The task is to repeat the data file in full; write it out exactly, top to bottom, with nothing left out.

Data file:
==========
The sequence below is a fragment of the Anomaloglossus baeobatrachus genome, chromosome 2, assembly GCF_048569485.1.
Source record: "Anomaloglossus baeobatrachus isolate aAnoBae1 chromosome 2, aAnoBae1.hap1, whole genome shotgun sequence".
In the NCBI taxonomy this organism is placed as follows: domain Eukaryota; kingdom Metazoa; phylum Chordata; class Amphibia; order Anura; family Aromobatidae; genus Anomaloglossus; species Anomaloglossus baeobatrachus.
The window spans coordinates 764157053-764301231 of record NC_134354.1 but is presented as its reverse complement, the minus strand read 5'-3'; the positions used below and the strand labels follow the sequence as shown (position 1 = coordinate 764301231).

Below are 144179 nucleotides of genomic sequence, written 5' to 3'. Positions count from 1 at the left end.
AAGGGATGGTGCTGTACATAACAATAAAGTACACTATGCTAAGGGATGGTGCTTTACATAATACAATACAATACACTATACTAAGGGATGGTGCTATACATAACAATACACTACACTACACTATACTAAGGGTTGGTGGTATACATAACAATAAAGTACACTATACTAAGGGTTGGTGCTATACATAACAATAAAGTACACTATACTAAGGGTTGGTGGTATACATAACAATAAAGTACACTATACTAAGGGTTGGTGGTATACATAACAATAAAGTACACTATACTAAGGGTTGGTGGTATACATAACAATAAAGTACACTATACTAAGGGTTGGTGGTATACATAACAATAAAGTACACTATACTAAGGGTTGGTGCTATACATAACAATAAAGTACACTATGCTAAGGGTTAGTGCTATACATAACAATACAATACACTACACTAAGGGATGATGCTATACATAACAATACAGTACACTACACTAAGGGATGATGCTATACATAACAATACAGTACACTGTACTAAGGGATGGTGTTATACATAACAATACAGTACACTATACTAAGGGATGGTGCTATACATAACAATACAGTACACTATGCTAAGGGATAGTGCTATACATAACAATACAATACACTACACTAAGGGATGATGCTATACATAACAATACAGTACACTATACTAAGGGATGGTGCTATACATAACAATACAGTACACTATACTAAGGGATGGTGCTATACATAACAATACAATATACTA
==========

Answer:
The sequence below is a fragment of the Anomaloglossus baeobatrachus genome, chromosome 2, assembly GCF_048569485.1.
Source record: "Anomaloglossus baeobatrachus isolate aAnoBae1 chromosome 2, aAnoBae1.hap1, whole genome shotgun sequence".
In the NCBI taxonomy this organism is placed as follows: domain Eukaryota; kingdom Metazoa; phylum Chordata; class Amphibia; order Anura; family Aromobatidae; genus Anomaloglossus; species Anomaloglossus baeobatrachus.
The window spans coordinates 764157053-764301231 of record NC_134354.1 but is presented as its reverse complement, the minus strand read 5'-3'; the positions used below and the strand labels follow the sequence as shown (position 1 = coordinate 764301231).

Below are 144179 nucleotides of genomic sequence, written 5' to 3'. Positions count from 1 at the left end.
AAGGGATGGTGCTGTACATAACAATAAAGTACACTATGCTAAGGGATGGTGCTTTACATAATACAATACAATACACTATACTAAGGGATGGTGCTATACATAACAATACACTACACTACACTATACTAAGGGTTGGTGGTATACATAACAATAAAGTACACTATACTAAGGGTTGGTGCTATACATAACAATAAAGTACACTATACTAAGGGTTGGTGGTATACATAACAATAAAGTACACTATACTAAGGGTTGGTGGTATACATAACAATAAAGTACACTATACTAAGGGTTGGTGGTATACATAACAATAAAGTACACTATACTAAGGGTTGGTGGTATACATAACAATAAAGTACACTATACTAAGGGTTGGTGCTATACATAACAATAAAGTACACTATGCTAAGGGTTAGTGCTATACATAACAATACAATACACTACACTAAGGGATGATGCTATACATAACAATACAGTACACTACACTAAGGGATGATGCTATACATAACAATACAGTACACTGTACTAAGGGATGGTGTTATACATAACAATACAGTACACTATACTAAGGGATGGTGCTATACATAACAATACAGTACACTATGCTAAGGGATAGTGCTATACATAACAATACAATACACTACACTAAGGGATGATGCTATACATAACAATACAGTACACTATACTAAGGGATGGTGCTATACATAACAATACAGTACACTATACTAAGGGATGGTGCTATACATAACAATACAATATACTA